|Strategy Formulation requires a great deal of initiative and logical skills.||Strategy Implementation requires specific motivational and leadership traits.|
|Strategic Formulation precedes Strategy Implementation.||Strategy Implementation follows Strategy Formulation.|
Strategy Evaluation :
- Measuring the effectiveness of the organizational strategy, it’s extremely important to conduct a SWOT analysis to figure out the strengths, weaknesses, opportunities and threats (both internal and external) of the entity in question. This may require to take certain precautionary measures or even to change the entire strategy.
In corporate strategy, Johnson and Scholes present a model in which strategic options are evaluated against three key success criteria:
- Suitability (would it work?)
- Feasibility (can it be made to work?)
- Acceptability (will they work it?)
One of the most important tool of strategic management along with SWOT-Analysis, is the matrix developed by BCG- Boston Consultancy Group. BCG-Matrix also called as growth-share matrix, is a corporate planning tool, used to portray firm’s brand portfolio or SBUs on a quadrant along relative market share axis (horizontal axis) and speed of market growth (vertical axis) axis.
Growth-share matrix is a business tool, which uses relative market share and industry growth rate factors to evaluate the potential of business brand portfolio and suggest further investment strategies.
The analysis requires that both measures be calculated for each SBU-Strategic Business Unit. The dimension of business strength, relative market share, will measure comparative advantage indicated by market dominance. The key theory underlying this is existence of an experience curve and that market share is achieved due to overall cost leadership.
BCG matrix has four cells, with the horizontal axis representing relative market share and the vertical axis denoting market growth rate. The mid-point of relative market share is set at 1.0. if all the SBU’s are in same industry, the average growth rate of the industry is used. While, if all the SBU’s are located in different industries, then the mid-point is set at the growth rate for the economy.
Resources are allocated to the business units according to their situation on the grid. The four cells of this matrix have been called as stars, cash cows, question marks and dogs. Each of these cells represents a particular type of business.
10 x 1 x 0.1 x
Figure: BCG Matrix
Stars represent business units having large market share in a fast growing industry. They may generate cash but because of fast growing market, stars require huge investments to maintain their lead. Net cash flow is usually modest. SBU’s located in this cell are attractive as they are located in a robust industry and these business units are highly competitive in the industry. If successful, a star will become a cash cow when the industry matures.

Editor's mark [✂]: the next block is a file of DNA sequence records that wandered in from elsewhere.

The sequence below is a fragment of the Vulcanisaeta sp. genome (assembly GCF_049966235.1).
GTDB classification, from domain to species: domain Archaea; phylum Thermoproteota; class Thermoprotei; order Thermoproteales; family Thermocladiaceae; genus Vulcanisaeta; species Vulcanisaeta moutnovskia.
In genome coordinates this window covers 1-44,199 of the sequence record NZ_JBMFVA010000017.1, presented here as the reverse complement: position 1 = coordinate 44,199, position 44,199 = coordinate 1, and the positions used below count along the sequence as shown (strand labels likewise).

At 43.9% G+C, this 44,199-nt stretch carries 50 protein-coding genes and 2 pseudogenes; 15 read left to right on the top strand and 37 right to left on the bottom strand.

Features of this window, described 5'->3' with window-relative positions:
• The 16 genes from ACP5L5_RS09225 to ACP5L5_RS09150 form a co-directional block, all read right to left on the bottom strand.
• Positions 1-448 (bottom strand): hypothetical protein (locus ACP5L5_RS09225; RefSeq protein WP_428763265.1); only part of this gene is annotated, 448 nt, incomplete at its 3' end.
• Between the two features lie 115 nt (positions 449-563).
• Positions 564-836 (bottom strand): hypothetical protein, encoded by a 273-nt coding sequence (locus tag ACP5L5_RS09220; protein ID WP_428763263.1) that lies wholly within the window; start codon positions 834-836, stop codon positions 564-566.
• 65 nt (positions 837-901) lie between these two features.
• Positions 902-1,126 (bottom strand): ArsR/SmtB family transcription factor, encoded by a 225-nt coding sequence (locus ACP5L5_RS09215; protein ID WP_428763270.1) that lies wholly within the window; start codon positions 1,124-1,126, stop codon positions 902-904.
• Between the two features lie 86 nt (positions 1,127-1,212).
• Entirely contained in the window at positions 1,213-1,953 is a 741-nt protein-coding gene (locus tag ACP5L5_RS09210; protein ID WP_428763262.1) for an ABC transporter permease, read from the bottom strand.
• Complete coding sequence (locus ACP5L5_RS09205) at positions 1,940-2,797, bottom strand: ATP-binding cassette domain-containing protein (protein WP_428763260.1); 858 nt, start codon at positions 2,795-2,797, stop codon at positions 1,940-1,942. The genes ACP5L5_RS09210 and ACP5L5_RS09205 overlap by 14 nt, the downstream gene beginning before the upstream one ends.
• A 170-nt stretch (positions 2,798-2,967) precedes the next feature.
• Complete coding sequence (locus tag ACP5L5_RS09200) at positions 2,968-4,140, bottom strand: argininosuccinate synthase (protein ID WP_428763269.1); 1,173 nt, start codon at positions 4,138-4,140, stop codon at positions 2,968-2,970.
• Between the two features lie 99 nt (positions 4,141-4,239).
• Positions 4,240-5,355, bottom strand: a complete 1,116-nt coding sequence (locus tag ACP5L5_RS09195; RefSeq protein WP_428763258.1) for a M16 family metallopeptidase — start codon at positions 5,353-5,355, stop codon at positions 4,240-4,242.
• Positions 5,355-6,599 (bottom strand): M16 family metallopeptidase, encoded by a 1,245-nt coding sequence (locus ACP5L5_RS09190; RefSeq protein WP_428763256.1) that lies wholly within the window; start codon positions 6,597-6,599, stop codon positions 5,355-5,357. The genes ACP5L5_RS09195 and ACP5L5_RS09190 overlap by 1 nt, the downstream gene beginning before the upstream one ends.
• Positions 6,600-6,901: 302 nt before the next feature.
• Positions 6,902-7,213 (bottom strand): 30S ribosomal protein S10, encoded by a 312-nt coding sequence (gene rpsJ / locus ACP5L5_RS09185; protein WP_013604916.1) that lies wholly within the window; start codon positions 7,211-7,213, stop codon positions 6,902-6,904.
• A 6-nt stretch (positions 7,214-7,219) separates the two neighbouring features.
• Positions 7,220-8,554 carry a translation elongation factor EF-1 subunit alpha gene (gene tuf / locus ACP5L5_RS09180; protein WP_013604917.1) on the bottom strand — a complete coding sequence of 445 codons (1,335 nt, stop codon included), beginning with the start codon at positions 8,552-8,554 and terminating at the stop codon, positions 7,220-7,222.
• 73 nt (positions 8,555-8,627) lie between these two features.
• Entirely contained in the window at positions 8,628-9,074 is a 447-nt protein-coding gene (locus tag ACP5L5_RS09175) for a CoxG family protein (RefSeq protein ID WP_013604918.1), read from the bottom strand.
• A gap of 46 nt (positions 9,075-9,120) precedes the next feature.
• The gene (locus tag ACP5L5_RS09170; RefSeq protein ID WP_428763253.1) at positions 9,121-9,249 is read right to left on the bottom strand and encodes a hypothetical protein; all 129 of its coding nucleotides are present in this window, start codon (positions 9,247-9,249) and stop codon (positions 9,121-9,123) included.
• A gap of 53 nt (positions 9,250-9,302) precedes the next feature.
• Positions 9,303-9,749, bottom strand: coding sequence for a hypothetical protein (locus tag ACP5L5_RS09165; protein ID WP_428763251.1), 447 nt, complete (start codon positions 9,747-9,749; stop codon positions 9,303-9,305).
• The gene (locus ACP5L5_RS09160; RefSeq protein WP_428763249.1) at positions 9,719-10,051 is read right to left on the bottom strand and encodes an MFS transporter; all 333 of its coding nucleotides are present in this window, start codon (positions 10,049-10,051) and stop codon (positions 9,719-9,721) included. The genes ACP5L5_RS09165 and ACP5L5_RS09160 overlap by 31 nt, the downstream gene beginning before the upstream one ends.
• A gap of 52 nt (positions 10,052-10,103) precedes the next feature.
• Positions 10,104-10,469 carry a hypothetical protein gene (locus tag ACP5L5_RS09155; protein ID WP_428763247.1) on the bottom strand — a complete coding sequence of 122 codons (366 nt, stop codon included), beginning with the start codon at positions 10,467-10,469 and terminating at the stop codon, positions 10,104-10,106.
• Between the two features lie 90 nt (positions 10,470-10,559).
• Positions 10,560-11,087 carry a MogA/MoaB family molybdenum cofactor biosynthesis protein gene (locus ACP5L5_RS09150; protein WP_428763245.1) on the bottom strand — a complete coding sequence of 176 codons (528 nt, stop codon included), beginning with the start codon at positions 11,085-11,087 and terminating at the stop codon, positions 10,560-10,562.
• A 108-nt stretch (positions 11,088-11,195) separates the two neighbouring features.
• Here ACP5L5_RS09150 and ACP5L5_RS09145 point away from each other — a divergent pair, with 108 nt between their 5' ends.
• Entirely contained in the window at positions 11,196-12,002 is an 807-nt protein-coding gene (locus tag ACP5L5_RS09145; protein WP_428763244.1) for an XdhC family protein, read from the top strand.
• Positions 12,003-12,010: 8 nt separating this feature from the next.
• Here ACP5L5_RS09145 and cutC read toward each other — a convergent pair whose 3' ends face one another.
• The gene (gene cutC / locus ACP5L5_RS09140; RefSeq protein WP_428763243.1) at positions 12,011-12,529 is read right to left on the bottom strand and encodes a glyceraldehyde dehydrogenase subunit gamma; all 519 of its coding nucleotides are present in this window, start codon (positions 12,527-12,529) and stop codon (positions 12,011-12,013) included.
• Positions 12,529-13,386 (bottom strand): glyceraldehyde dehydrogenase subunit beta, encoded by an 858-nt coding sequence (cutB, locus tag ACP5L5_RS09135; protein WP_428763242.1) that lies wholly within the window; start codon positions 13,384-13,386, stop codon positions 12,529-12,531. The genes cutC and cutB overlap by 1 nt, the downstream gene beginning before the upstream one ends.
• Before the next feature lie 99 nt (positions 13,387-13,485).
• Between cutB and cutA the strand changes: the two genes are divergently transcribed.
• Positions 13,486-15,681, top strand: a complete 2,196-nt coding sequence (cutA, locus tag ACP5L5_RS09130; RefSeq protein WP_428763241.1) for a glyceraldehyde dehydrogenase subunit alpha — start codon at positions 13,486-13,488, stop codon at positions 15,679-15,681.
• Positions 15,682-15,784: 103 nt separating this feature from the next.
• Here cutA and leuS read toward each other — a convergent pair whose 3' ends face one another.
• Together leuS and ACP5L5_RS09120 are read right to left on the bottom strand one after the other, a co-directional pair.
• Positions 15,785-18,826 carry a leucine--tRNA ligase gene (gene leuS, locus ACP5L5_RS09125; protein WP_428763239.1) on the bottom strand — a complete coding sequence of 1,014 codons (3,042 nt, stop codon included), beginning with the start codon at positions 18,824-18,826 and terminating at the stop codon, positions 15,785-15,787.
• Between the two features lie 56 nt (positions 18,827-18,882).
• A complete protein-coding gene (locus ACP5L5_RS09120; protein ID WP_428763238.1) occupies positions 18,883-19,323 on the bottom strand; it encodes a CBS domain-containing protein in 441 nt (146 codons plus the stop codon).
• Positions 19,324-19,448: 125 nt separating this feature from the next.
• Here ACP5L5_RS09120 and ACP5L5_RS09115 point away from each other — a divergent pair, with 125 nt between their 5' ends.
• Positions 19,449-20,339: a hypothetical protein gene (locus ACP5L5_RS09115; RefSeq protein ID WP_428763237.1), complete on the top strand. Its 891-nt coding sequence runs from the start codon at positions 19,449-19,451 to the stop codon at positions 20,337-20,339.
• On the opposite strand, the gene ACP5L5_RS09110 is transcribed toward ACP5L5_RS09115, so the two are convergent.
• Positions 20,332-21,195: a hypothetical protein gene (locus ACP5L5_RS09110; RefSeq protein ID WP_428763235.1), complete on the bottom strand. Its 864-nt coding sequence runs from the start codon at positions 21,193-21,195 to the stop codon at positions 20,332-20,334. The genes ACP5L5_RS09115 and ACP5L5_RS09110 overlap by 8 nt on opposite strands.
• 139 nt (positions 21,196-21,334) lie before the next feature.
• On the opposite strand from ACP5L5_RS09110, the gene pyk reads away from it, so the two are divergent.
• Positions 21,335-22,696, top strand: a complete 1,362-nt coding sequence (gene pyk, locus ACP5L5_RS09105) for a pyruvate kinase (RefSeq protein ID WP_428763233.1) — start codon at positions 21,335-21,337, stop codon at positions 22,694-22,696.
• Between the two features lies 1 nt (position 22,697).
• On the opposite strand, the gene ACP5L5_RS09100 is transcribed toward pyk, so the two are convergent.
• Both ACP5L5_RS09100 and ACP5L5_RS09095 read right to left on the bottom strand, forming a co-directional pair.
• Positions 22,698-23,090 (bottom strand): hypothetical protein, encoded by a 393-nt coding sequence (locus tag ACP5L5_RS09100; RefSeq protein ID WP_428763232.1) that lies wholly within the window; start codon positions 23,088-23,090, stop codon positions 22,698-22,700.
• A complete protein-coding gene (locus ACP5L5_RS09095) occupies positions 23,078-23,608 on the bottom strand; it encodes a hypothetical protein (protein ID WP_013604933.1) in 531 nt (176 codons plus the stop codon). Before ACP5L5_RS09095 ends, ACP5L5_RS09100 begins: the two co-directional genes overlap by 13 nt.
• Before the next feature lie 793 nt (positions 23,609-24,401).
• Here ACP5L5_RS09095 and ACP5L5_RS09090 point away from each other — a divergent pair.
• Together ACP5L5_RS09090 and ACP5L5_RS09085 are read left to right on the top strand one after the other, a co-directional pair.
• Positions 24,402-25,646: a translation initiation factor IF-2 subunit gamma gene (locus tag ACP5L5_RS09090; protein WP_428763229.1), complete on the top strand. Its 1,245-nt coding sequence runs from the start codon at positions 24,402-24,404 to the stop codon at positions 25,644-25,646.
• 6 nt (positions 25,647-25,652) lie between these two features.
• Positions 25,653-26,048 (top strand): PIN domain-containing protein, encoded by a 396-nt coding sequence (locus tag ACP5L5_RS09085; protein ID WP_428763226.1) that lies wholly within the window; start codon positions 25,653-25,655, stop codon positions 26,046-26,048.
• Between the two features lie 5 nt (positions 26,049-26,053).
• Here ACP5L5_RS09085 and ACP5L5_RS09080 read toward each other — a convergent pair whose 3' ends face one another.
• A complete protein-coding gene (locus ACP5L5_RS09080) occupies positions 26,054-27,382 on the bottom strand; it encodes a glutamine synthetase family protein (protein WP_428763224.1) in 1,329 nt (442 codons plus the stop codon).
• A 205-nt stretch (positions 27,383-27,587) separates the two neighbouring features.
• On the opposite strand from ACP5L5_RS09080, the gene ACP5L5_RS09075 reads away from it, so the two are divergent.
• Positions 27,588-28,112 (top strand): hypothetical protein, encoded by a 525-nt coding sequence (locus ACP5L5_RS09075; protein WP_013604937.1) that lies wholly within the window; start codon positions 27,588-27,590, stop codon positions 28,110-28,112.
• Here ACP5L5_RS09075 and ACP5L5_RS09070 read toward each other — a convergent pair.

- Cash Cows-
Cash Cows represents business units having a large market share in a mature, slow growing industry. Cash cows require little investment and generate cash that can be utilized for investment in other business units. These SBU’s are the corporation’s key source of cash, and are specifically the core business. They are the base of an organization. These businesses usually follow stability strategies. When cash cows loose their appeal and move towards deterioration, then a retrenchment policy may be pursued.
- Question Marks-
Question marks represent business units having low relative market share and located in a high growth industry. They require huge amount of cash to maintain or gain market share. They require attention to determine if the venture can be viable. Question marks are generally new goods and services which have a good commercial prospective. There is no specific strategy which can be adopted. If the firm thinks it has dominant market share, then it can adopt expansion strategy, else retrenchment strategy can be adopted. Most businesses start as question marks as the company tries to enter a high growth market in which there is already a market-share. If ignored, then question marks may become dogs, while if huge investment is made, then they have potential of becoming stars.
Dogs represent businesses having weak market shares in low-growth markets. They neither generate cash nor require huge amount of cash. Due to low market share, these business units face cost disadvantages. Generally retrenchment strategies are adopted because these firms can gain market share only at the expense of competitor’s/rival firms. These business firms have weak market share because of high costs, poor quality, ineffective marketing, etc. Unless a dog has some other strategic aim, it should be liquidated if there is fewer prospects for it to gain market share. Number of dogs should be avoided and minimized in an organization.